It is easy for some new motorcycle riders to assume that riding is not all that different from driving a car. Sure, you have to learn some special skills and get the proper license, but you still follow the basic rules of the road. If you learned how to ride a bike when you were a kid, surely you can ride a motorcycle now, right?
Your ability to control a motorcycle depends a lot on your riding experience. Motorcycle riders who have spent more time on the road have encountered more situations and learned how to navigate them. You can also build your motorcycle control abilities by taking riding lessons where they teach important safety tips about braking, maneuvering and navigating your way through traffic. That brings us to the 70/30 braking rule, which motorcycle courses commonly teach.
There are millions of licensed motorcycle riders in California who enjoy riding throughout the year. The weather in California allows for this, which also means that there are more accidents involving motorcycles than in most other states. Here are some tips for creating a buffer zone when you are on your motorcycle.
The second you announce to friends and family members that you're getting a motorcycle, you're going to hear two things -- it's dangerous, and you shouldn't get one.
A motorcycle crash can happen in a split second, but the ramifications can change the course of your entire life. In order to stay safe, motorcyclists need to know what steps they can take to prevent these accidents.
There's nothing better than riding a motorcycle on a lovely fall day in California. Safety gear is essential, and bright colors on your helmet help drivers see you. Before you hit the road, be sure that your bike is in tip-top shape and that you've got all of your essential accessories.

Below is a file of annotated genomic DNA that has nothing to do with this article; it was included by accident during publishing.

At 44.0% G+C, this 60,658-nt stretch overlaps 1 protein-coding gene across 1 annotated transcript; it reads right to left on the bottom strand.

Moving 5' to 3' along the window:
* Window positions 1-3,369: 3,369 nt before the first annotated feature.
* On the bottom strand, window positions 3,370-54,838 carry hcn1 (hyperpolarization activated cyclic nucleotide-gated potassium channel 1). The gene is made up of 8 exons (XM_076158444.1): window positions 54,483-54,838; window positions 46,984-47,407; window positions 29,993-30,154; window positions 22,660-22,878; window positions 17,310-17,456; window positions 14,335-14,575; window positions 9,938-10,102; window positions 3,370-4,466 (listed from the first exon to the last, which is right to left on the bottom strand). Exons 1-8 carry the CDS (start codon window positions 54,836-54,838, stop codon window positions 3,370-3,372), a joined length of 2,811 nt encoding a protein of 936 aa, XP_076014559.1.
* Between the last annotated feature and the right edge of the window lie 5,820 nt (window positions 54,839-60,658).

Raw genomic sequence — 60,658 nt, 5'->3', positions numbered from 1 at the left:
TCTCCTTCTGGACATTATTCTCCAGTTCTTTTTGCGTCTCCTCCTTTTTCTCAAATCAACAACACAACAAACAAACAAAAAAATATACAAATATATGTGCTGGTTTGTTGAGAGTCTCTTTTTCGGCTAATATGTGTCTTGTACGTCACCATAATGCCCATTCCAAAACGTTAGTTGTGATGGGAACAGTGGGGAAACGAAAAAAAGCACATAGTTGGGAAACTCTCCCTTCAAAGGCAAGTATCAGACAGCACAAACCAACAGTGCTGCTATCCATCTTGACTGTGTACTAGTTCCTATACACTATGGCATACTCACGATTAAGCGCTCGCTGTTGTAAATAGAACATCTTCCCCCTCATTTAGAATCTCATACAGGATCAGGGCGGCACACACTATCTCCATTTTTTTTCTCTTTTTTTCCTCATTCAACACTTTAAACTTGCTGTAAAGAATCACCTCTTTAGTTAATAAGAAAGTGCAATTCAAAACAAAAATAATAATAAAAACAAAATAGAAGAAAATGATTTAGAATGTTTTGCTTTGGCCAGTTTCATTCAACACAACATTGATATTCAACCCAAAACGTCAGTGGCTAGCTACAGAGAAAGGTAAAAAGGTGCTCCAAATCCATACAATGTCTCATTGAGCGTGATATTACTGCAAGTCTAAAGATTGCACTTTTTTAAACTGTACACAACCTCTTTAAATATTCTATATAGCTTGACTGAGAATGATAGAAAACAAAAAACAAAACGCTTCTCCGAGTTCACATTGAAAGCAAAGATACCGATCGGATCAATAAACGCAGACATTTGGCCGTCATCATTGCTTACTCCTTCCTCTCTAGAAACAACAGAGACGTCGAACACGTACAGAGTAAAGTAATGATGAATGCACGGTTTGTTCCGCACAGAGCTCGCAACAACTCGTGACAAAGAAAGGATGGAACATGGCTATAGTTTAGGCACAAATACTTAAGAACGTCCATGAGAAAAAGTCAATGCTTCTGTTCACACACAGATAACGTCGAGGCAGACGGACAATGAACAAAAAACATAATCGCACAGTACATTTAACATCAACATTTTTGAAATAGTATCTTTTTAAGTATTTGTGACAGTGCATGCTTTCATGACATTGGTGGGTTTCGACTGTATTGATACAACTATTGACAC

Summer's over, but in Northern California, the arrival of fall doesn't mean it's time to put the motorcycles away. We're lucky that the California climate allows us to ride all year.
Motorcyclists are some of the most "at-risk" drivers on the road. That's because they can accelerate and travel at high speeds, yet their bodies don't benefit from any kind of protection in the event of a crash. Yes, motorcycle helmets help. Yes, armored riding pants and jackets help. However, if a motorcyclist gets into a serious collision, there's a good chance he or she could suffer a catastrophic injury or death, so it's vital for cyclists to do everything they can to avoid getting into a collision in the first place.
Even the most experienced California motorcyclists - and drivers - need a reminder about the rules of the road.
You wake up in a California hospital bed, groggy, and have no idea why you are there. Your family is at your bedside.